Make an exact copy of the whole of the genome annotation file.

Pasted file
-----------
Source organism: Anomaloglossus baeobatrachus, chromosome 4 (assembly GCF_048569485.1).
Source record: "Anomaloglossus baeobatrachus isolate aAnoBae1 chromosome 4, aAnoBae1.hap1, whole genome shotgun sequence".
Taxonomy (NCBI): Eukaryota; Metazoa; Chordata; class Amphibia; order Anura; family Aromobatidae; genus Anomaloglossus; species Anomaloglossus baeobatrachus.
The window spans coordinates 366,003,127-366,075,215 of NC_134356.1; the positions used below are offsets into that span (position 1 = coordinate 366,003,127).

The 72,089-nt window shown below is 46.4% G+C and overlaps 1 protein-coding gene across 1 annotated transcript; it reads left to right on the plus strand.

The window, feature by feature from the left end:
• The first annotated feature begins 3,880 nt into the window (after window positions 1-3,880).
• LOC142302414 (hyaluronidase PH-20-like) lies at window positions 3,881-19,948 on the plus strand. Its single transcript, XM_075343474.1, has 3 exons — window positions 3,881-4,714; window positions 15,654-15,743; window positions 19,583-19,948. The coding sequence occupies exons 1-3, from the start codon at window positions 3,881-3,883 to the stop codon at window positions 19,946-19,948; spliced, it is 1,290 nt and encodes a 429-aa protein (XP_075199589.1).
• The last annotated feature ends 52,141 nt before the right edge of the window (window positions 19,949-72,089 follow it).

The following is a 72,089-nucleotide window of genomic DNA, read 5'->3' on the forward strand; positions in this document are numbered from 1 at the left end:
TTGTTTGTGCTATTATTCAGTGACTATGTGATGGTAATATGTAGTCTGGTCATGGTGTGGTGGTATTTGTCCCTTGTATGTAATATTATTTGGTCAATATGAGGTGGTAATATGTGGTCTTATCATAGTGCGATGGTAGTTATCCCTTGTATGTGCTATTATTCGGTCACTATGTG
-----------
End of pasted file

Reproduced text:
Source organism: Anomaloglossus baeobatrachus, chromosome 4 (assembly GCF_048569485.1).
Source record: "Anomaloglossus baeobatrachus isolate aAnoBae1 chromosome 4, aAnoBae1.hap1, whole genome shotgun sequence".
Taxonomy (NCBI): Eukaryota; Metazoa; Chordata; class Amphibia; order Anura; family Aromobatidae; genus Anomaloglossus; species Anomaloglossus baeobatrachus.
The window spans coordinates 366,003,127-366,075,215 of NC_134356.1; the positions used below are offsets into that span (position 1 = coordinate 366,003,127).

The 72,089-nt window shown below is 46.4% G+C and overlaps 1 protein-coding gene across 1 annotated transcript; it reads left to right on the plus strand.

The window, feature by feature from the left end:
• The first annotated feature begins 3,880 nt into the window (after window positions 1-3,880).
• LOC142302414 (hyaluronidase PH-20-like) lies at window positions 3,881-19,948 on the plus strand. Its single transcript, XM_075343474.1, has 3 exons — window positions 3,881-4,714; window positions 15,654-15,743; window positions 19,583-19,948. The coding sequence occupies exons 1-3, from the start codon at window positions 3,881-3,883 to the stop codon at window positions 19,946-19,948; spliced, it is 1,290 nt and encodes a 429-aa protein (XP_075199589.1).
• The last annotated feature ends 52,141 nt before the right edge of the window (window positions 19,949-72,089 follow it).

The following is a 72,089-nucleotide window of genomic DNA, read 5'->3' on the forward strand; positions in this document are numbered from 1 at the left end:
TTGTTTGTGCTATTATTCAGTGACTATGTGATGGTAATATGTAGTCTGGTCATGGTGTGGTGGTATTTGTCCCTTGTATGTAATATTATTTGGTCAATATGAGGTGGTAATATGTGGTCTTATCATAGTGCGATGGTAGTTATCCCTTGTATGTGCTATTATTCGGTCACTATGTG